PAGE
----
My thoughts on being made redundant
Meaning: not or no longer needed or useful; superfluous.
Synonyms: Unnecessary, not required, inessential, unessential, needless, unneeded, uncalled for, dispensable, disposable, expendable. unwanted, useless
Back in 2016, I was sitting and talking with my sister at her hospital bed and it was therapeutic for both of us.
For one thing I got to sit still and to worry about her instead of myself for a change. She rested as much as one can in a noisy hospital full of sick people and we talked, on and off, about a range of things.
One of our conversations dealt with life after redundancy – well my life after redundancy to be more precise. What would I put on my business card now that I wasn’t ‘anything‘?
Her question to me was ‘what are you going to do’? I asked myself that question so many times during the months leading up to the end. Other people also asked me, in a somewhat incredulous tone of voice. I’m known as a ‘humming bird on speed‘ and ‘WonderwomanDebz’ after all!!
For someone like me – an active 55 year old with over 20 years of going to the same workplace day in day out and enjoying my rewarding work – to be made redundant is an awful feeling.
I have been through a range of emotions since finding out my fate in May 2016. I have fought the changes strongly and I finally got to the ‘almost’ accepting it stage. I am starting to look forward to a new life but I find myself wondering at times just what I will ‘do’.
In an article I read recently it stated that death, divorce and moving house are the three most traumatic events of a person’s life…. being sacked is on par with the other three.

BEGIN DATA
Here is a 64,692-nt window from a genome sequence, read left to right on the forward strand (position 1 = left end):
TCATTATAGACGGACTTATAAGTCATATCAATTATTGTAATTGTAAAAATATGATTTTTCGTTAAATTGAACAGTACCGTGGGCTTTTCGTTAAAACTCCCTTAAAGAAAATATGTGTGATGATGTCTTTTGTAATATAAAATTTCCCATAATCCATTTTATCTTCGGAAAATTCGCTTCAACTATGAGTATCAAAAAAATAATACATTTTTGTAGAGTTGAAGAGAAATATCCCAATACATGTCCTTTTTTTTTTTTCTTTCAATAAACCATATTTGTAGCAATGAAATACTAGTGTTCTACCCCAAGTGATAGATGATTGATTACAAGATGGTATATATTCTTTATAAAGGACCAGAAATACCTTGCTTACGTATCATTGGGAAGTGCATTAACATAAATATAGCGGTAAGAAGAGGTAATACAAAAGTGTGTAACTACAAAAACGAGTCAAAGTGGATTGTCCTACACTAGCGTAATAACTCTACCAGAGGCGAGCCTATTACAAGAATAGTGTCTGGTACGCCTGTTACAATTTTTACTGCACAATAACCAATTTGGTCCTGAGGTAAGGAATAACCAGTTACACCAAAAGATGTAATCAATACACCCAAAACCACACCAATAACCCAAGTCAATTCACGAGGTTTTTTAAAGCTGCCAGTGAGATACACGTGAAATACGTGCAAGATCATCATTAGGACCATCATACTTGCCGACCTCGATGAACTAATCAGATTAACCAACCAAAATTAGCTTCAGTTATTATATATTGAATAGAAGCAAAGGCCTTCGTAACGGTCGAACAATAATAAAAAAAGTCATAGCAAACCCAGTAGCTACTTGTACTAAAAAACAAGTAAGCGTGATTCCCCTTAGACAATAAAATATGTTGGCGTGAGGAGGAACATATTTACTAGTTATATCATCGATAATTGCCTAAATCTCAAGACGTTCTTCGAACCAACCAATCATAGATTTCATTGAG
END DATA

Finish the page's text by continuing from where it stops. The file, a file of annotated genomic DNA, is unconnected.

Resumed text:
Because we are often defined by what we do; with our sense of identity, how we function in our families and communities, it’s all bound up by what we do, what our career has made us. The article went on to discuss that in the eyes of the law despite the employment contract being just like any other contract, an employer breaking it doesn’t warrant compensation for the hurt and distress caused. In other areas like discrimination law the hurt and suffering of an individual is taken into account while the life changing effect of sudden unemployment isn’t at all.
Put simply: being sacked pummels a person’s self-confidence and their ability to function normally, yet the law specifically limits redress for those that are sacked.
Apparently losing a job can be the precursor to marriage breakups, substance abuse and other woes.
I am fortunate to be of an age to consider an early retirement and I should receive a decent redundancy but that’s not the point. I have made my job an important part of my life, to some extent, I am defined by my career and, until this year, I felt valued and secure.
Since being told this news in May 2016 I have not felt ‘right’, I have lost a sense of ‘me’ and I haven’t even left the building yet. What will I be like when I don’t have to get up to go to work every day; will I manage to turn this to my benefit? I’m sure I will be fine and one day I will look back on this situation and think to myself, what was I so worried about?
This morning when I was out for my early morning walk I came across this arrow on the track and took it as a sign to move forward.
A line from a movie also struck me as being very appropriate and great advice in the form of Shakespeare’s famous quote, to be or not to be. I’m paraphrasing here – To be …. just absolutely, wholeheartedly, totally ‘be’.
So that’s what I’m going to do, I’m going to just ‘be’….
I know there are others out there who have been through similar situations, I’m definitely not the first person to be made redundant – how do you cope? Will I eventually see the silver lining? Any thoughts and ideas would be most appreciated.
The good news is that I’m off now for a few weeks holiday, getting away from it all might be just what I need to clear my head.
Have a great weekend and thanks for listening!
Losing your job can cost more than the lost wage – article
Visit Deb’s World’s Instagram for photo updates
You can also find Deb’s World in lots of other places – stay in touch by clicking any of the buttons below.